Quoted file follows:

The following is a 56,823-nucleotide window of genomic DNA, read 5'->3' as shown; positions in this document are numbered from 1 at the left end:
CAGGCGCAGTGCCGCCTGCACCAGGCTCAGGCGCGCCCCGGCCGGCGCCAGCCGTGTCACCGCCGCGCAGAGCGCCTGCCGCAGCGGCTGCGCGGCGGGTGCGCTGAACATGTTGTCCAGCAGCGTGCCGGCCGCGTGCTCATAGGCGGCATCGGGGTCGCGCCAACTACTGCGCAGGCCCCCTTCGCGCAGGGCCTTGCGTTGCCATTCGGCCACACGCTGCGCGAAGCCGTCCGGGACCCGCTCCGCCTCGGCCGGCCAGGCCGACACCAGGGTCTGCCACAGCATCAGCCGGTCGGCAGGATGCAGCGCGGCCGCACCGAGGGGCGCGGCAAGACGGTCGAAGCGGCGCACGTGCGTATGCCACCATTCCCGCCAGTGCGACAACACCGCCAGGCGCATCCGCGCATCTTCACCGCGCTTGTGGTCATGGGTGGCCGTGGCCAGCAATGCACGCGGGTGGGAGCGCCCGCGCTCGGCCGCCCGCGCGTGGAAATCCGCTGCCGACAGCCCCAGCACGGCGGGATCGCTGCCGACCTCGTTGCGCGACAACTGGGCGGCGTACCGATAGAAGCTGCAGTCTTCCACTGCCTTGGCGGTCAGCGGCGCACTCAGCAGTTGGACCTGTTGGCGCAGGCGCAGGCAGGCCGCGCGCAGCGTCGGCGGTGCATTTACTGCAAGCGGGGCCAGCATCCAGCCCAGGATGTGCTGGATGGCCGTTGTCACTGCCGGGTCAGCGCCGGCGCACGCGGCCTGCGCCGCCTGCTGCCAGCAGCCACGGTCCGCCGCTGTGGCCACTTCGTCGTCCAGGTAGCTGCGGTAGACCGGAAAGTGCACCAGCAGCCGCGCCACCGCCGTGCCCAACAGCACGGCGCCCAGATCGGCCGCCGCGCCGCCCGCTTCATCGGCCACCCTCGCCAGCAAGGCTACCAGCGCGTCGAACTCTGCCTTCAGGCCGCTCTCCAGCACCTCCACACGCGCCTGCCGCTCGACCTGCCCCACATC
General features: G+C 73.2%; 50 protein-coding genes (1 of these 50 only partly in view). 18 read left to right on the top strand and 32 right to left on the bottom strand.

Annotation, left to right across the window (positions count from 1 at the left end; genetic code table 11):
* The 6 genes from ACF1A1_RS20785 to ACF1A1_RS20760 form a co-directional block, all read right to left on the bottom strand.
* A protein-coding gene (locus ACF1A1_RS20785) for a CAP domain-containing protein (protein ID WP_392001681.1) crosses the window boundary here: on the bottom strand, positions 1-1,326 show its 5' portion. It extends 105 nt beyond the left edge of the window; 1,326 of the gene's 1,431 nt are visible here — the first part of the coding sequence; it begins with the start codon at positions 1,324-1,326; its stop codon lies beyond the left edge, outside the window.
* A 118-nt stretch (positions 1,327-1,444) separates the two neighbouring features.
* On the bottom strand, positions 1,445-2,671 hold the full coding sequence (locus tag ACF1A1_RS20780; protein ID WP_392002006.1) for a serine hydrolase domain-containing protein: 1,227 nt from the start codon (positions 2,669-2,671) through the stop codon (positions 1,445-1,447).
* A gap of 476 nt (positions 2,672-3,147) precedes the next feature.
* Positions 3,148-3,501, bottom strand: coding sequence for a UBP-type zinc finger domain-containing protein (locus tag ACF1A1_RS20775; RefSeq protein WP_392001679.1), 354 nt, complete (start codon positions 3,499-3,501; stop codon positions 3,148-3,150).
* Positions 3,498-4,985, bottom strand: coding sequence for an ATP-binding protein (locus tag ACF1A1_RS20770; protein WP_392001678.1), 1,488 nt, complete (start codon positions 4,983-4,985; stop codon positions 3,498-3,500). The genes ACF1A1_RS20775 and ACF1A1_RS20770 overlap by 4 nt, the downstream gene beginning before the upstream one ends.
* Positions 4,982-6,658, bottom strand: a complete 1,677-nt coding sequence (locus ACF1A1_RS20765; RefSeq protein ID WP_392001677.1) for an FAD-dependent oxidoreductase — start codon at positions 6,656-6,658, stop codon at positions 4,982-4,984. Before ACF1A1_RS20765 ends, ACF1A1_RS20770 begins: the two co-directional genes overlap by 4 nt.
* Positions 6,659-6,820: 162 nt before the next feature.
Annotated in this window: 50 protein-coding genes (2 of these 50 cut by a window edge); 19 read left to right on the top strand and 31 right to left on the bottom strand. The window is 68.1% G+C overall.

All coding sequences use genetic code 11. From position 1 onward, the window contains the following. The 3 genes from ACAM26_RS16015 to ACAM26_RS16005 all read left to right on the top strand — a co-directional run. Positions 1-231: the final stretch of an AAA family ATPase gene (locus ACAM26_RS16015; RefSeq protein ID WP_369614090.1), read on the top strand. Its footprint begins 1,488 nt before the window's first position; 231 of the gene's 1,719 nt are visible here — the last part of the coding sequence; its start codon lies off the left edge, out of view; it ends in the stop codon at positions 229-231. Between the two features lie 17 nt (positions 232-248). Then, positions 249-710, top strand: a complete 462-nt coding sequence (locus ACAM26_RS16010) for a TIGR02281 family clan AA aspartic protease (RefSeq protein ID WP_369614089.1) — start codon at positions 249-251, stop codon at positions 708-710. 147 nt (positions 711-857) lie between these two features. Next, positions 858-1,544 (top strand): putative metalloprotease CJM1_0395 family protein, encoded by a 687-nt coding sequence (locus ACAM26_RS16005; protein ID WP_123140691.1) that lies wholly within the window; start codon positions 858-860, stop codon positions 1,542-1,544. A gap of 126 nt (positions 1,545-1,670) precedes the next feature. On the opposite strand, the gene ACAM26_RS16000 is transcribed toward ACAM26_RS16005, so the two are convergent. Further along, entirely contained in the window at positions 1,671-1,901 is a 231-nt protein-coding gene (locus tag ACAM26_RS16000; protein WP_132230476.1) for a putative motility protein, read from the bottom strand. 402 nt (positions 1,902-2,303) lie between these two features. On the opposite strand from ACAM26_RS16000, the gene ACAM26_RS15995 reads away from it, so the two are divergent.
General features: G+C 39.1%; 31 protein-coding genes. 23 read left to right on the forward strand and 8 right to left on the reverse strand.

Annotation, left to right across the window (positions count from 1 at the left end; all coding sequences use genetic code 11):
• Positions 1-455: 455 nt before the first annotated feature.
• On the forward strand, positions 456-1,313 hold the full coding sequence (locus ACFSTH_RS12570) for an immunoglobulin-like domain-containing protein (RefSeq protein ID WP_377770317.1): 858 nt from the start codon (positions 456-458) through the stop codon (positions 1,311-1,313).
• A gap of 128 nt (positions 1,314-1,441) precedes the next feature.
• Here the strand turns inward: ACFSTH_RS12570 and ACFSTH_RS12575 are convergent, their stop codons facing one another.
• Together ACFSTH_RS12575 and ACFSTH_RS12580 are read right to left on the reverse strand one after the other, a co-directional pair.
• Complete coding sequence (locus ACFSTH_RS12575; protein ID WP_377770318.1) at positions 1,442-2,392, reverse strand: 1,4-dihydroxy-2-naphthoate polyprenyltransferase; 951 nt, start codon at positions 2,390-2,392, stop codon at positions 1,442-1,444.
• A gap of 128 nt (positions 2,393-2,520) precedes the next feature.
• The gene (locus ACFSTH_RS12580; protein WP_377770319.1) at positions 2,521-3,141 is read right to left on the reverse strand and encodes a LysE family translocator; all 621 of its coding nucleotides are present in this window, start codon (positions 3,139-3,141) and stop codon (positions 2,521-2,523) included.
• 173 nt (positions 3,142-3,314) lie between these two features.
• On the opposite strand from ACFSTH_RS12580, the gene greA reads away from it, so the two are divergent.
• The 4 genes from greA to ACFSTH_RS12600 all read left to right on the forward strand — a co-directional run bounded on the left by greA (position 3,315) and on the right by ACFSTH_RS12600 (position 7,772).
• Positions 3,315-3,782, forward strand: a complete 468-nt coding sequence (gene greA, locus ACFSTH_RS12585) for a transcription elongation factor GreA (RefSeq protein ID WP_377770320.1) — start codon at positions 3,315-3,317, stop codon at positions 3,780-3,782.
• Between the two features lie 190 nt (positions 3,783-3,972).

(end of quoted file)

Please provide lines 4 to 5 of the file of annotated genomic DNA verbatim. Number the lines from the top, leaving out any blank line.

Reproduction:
Annotation, left to right across the window (positions count from 1 at the left end; genetic code table 11):
* The 6 genes from ACF1A1_RS20785 to ACF1A1_RS20760 form a co-directional block, all read right to left on the bottom strand.